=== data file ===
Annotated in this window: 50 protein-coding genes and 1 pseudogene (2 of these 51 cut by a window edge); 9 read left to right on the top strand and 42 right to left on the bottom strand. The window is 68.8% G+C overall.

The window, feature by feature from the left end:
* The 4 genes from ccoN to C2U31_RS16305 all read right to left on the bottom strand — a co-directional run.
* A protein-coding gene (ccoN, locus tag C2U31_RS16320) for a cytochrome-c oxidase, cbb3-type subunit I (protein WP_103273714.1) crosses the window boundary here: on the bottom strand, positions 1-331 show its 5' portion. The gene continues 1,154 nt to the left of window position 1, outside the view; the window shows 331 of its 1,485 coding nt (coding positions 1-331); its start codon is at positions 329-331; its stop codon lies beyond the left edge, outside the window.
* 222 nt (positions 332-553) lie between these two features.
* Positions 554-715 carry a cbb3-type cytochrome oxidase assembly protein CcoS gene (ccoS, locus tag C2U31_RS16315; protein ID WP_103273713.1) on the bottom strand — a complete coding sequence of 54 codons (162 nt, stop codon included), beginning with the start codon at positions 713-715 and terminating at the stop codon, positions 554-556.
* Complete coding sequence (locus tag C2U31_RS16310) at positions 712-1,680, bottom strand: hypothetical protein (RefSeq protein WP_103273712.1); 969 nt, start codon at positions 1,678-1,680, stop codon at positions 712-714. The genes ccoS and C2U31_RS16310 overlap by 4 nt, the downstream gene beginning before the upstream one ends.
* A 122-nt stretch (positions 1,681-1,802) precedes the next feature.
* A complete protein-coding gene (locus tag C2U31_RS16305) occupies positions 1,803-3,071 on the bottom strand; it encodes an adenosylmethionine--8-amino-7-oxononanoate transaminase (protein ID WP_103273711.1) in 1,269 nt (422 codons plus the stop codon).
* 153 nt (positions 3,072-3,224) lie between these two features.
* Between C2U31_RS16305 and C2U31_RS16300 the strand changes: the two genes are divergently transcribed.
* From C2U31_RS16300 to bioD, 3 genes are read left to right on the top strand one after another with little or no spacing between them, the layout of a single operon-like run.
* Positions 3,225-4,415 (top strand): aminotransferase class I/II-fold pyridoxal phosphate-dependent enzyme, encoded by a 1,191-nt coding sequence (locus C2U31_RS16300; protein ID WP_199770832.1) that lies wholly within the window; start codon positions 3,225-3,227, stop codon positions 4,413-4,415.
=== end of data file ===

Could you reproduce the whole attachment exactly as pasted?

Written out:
Annotated in this window: 50 protein-coding genes and 1 pseudogene (2 of these 51 cut by a window edge); 9 read left to right on the top strand and 42 right to left on the bottom strand. The window is 68.8% G+C overall.

The window, feature by feature from the left end:
* The 4 genes from ccoN to C2U31_RS16305 all read right to left on the bottom strand — a co-directional run.
* A protein-coding gene (ccoN, locus tag C2U31_RS16320) for a cytochrome-c oxidase, cbb3-type subunit I (protein WP_103273714.1) crosses the window boundary here: on the bottom strand, positions 1-331 show its 5' portion. The gene continues 1,154 nt to the left of window position 1, outside the view; the window shows 331 of its 1,485 coding nt (coding positions 1-331); its start codon is at positions 329-331; its stop codon lies beyond the left edge, outside the window.
* 222 nt (positions 332-553) lie between these two features.
* Positions 554-715 carry a cbb3-type cytochrome oxidase assembly protein CcoS gene (ccoS, locus tag C2U31_RS16315; protein ID WP_103273713.1) on the bottom strand — a complete coding sequence of 54 codons (162 nt, stop codon included), beginning with the start codon at positions 713-715 and terminating at the stop codon, positions 554-556.
* Complete coding sequence (locus tag C2U31_RS16310) at positions 712-1,680, bottom strand: hypothetical protein (RefSeq protein WP_103273712.1); 969 nt, start codon at positions 1,678-1,680, stop codon at positions 712-714. The genes ccoS and C2U31_RS16310 overlap by 4 nt, the downstream gene beginning before the upstream one ends.
* A 122-nt stretch (positions 1,681-1,802) precedes the next feature.
* A complete protein-coding gene (locus tag C2U31_RS16305) occupies positions 1,803-3,071 on the bottom strand; it encodes an adenosylmethionine--8-amino-7-oxononanoate transaminase (protein ID WP_103273711.1) in 1,269 nt (422 codons plus the stop codon).
* 153 nt (positions 3,072-3,224) lie between these two features.
* Between C2U31_RS16305 and C2U31_RS16300 the strand changes: the two genes are divergently transcribed.
* From C2U31_RS16300 to bioD, 3 genes are read left to right on the top strand one after another with little or no spacing between them, the layout of a single operon-like run.
* Positions 3,225-4,415 (top strand): aminotransferase class I/II-fold pyridoxal phosphate-dependent enzyme, encoded by a 1,191-nt coding sequence (locus C2U31_RS16300; protein ID WP_199770832.1) that lies wholly within the window; start codon positions 3,225-3,227, stop codon positions 4,413-4,415.